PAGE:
By establishing these hybrid arrangements with militias, the government undoubtedly sought to avoid a similar situation to Iraq, where America’s push at de-Baathification and the disbandment of the Iraq’s military ultimately facilitated a violent insurgency in the country.

To be sure, Libya has so far avoided the large-scale violence that consumed Iraq after the 2003 invasion. Yet the country now faces a less bloody but equally intractable problem, with central authorities either being co-opted and/or directly challenged by these armed groups. If this trend continues, the country could easily find itself degenerating into further instability. And, as recent events have now shown, even the worst case scenario of a civil war can no longer be lightly dismissed.

Just as important, the government’s decision to co-opt militias also effectively spelled the end of its incipient disarmament, demobilization, and reintegration (DDR) effort. In the revolution’s immediate aftermath, Libya’s National Transitional Council passed Resolution No. 60 to establish a Warriors Affairs Commission (WAC), since renamed the Libyan Program for Reintegration and Development (LPRD). The WAC/LPRD was tasked with overseeing a DDR process for former thuwar revolutionaries. Yet, despite some lofty training and reintegration goals, the WAC/LRPD’s most enduring accomplishment was the registering and screening these former combatants – resulting in a database of approximately 250,000 militiamen.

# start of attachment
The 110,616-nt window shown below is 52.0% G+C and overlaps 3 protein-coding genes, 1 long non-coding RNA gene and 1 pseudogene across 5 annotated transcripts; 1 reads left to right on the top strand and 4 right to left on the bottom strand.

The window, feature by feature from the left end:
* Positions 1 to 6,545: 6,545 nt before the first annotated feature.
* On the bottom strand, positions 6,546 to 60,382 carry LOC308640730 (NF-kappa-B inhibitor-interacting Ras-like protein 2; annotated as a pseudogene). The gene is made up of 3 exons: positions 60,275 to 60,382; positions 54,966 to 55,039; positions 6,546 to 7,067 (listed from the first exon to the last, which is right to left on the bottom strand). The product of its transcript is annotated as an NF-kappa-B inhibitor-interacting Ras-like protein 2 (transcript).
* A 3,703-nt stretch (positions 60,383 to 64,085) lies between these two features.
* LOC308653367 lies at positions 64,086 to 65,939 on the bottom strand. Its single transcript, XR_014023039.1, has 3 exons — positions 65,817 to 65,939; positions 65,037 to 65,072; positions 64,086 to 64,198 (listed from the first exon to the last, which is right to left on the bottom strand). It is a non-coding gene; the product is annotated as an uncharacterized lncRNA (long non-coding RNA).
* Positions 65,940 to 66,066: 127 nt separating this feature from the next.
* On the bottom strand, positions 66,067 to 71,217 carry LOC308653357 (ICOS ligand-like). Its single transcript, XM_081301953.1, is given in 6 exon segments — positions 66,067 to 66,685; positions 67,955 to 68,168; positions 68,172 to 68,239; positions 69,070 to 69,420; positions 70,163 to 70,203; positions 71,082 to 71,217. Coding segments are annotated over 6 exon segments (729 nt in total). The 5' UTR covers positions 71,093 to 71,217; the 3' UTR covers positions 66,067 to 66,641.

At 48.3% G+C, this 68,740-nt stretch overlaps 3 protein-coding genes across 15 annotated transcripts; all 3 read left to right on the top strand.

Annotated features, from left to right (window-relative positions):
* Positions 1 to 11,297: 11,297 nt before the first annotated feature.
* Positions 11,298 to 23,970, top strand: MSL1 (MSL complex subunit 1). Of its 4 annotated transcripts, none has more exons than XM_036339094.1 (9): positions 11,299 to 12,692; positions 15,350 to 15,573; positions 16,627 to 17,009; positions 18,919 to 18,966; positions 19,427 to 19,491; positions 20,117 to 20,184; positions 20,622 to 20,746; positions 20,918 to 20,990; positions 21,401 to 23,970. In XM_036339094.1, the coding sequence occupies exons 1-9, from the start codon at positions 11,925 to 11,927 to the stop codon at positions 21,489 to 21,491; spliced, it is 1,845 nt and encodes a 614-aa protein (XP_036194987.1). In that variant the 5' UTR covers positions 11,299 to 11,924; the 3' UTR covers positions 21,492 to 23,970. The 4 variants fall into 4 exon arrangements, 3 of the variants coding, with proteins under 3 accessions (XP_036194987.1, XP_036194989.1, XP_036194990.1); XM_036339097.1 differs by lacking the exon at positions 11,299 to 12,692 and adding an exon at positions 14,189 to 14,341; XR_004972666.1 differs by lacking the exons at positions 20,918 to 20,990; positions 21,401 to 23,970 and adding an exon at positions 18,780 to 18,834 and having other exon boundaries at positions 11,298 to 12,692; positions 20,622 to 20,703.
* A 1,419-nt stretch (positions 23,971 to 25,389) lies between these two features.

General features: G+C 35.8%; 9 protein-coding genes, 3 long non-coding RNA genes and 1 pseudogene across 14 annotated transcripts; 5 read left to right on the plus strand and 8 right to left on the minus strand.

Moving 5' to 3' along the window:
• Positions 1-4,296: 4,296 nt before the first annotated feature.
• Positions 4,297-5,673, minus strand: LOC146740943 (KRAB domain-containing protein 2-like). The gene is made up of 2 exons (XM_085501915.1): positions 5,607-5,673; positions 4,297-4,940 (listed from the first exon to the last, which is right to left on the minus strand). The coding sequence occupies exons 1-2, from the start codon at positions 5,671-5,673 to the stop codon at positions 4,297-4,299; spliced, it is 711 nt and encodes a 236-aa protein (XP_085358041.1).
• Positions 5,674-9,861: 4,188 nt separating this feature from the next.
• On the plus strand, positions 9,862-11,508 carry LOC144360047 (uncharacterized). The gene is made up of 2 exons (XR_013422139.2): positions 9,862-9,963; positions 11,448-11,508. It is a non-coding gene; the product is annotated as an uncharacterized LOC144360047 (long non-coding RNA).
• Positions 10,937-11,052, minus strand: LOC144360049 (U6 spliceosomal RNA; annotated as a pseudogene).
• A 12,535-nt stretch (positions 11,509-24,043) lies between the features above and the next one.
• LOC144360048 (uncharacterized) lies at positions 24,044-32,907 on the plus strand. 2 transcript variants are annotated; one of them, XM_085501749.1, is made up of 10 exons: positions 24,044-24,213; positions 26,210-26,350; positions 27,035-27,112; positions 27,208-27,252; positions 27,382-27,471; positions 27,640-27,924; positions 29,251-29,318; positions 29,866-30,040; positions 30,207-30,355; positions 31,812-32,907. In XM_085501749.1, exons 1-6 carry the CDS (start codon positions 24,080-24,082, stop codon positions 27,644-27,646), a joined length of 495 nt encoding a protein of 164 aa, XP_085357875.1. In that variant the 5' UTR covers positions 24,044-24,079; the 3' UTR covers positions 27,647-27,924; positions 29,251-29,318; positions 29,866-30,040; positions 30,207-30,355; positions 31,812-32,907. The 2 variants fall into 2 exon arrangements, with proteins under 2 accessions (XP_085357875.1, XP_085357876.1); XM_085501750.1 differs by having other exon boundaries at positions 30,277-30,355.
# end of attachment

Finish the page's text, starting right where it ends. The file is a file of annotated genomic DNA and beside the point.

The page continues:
The commission provided a valuable service in documenting the true extent of Libya’s militia problem. But its effort at thuwar reintegration, a central part of its original mandate, has proven far less successful. Indeed, the WAC/LPRD only appears to have a reached a relatively small number of these former combatants with its vocational training programs. And its ability to convince thuwar revolutionaries to give up their personal arms and be reintegrated, whether into the private sector or formal security sector, has certainly been hampered by the state’s willingness to rely on these groups as de facto security providers.